It may also be significant that Romans speaks of grafting the Gentiles into the tree, but Jacob does not. In fact, neither does Nephi, who explains that the Israelites will be grafted back in "by way of the Gentiles" (1 Nephi 15:17; cf.15:13: "through the fulness of the Gentiles"). Though we commonly assume that the wild branches grafted into the trees in Jacob 5 are the Gentiles, there is no textual warrant in Jacob 5 for doing so. The presumed similarity of the parable to Romans 11 may be part of the reason for that reading. However, if we follow the reading suggested by Jacob 6 and such passages as 1 Nephi 10:12—14 and 15:13—16, perhaps we will read the workers in Zenos's parable, rather than the grafted branches, as representing the Gentiles. In contrast, Paul is explicit about the grafting in of the Gentiles. In Paul's letter, the permanent grafting in of the Gentiles is a means of saving the Jew by provoking him to jealousy, and it is, at least potentially, also the possibility of salvation for the Gentile. In Zenos's prophecy, however, the grafting is not so clearly a means of saving any particular group. It is the means the Lord chooses for providing himself with fruit from the trees. Though at the beginning of Zenos's parable, the tree itself appears to be important (for example, see Jacob 5:4, 7), it is apparent at the end that the trees and branches themselves, especially the wild branches, were incidental to the Lord's purpose. In Jacob 5:57 the wild branches that produce bitter fruit are plucked out, and in Jacob 5:77 they all are burned.8 As the end of the parable makes apparent, the fruit, not the trees or their branches is important in Zenos's parable:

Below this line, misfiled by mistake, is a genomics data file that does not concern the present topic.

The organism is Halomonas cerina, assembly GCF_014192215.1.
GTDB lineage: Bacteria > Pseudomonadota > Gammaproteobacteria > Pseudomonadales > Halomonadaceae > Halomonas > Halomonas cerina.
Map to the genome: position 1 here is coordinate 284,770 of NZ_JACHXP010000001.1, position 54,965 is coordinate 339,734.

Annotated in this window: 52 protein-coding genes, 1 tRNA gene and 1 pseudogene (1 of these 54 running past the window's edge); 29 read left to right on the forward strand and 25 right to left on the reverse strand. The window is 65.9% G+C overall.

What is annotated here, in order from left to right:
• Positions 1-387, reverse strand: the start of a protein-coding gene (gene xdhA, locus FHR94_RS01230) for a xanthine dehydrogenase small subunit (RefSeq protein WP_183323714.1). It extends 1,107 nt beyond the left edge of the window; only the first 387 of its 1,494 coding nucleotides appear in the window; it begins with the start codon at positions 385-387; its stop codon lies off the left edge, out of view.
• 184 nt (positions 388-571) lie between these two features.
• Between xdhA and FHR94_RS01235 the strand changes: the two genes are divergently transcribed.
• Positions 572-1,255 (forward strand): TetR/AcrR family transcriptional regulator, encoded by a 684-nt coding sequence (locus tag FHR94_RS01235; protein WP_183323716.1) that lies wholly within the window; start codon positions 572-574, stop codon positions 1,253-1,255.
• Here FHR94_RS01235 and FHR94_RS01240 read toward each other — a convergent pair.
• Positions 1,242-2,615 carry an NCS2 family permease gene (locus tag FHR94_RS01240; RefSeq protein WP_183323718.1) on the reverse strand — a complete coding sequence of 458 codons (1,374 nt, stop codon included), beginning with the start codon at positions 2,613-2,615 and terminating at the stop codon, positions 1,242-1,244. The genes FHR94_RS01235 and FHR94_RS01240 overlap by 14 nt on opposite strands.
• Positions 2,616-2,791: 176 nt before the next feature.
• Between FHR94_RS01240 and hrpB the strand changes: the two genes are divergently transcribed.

And thus they labored . . . until the bad had been cast away out of the vineyard, and the Lord had preserved unto himself that the trees had become again the natural fruit; and the Lord of the vineyard had preserved unto himself the natural fruit, which was most precious unto him from the beginning. And it came to pass that . . . he called up his servants, and said unto them: . . . I have preserved the natural fruit, that it is good, even like as it was in the beginning. And blessed art thou; . . . because ye have brought unto me again the natural fruit. . . . For behold, for a long time will I lay up of the fruit of my vineyard unto mine own self against the season, which speedily cometh; . . . I will lay up unto mine own self of the fruit, for a long time, according to that which I have spoken. And when the time cometh that evil fruit shall again come into my vineyard, then . . . cometh the season and the end; and my vineyard will I cause to be burned with fire. (Jacob 5:74—77.)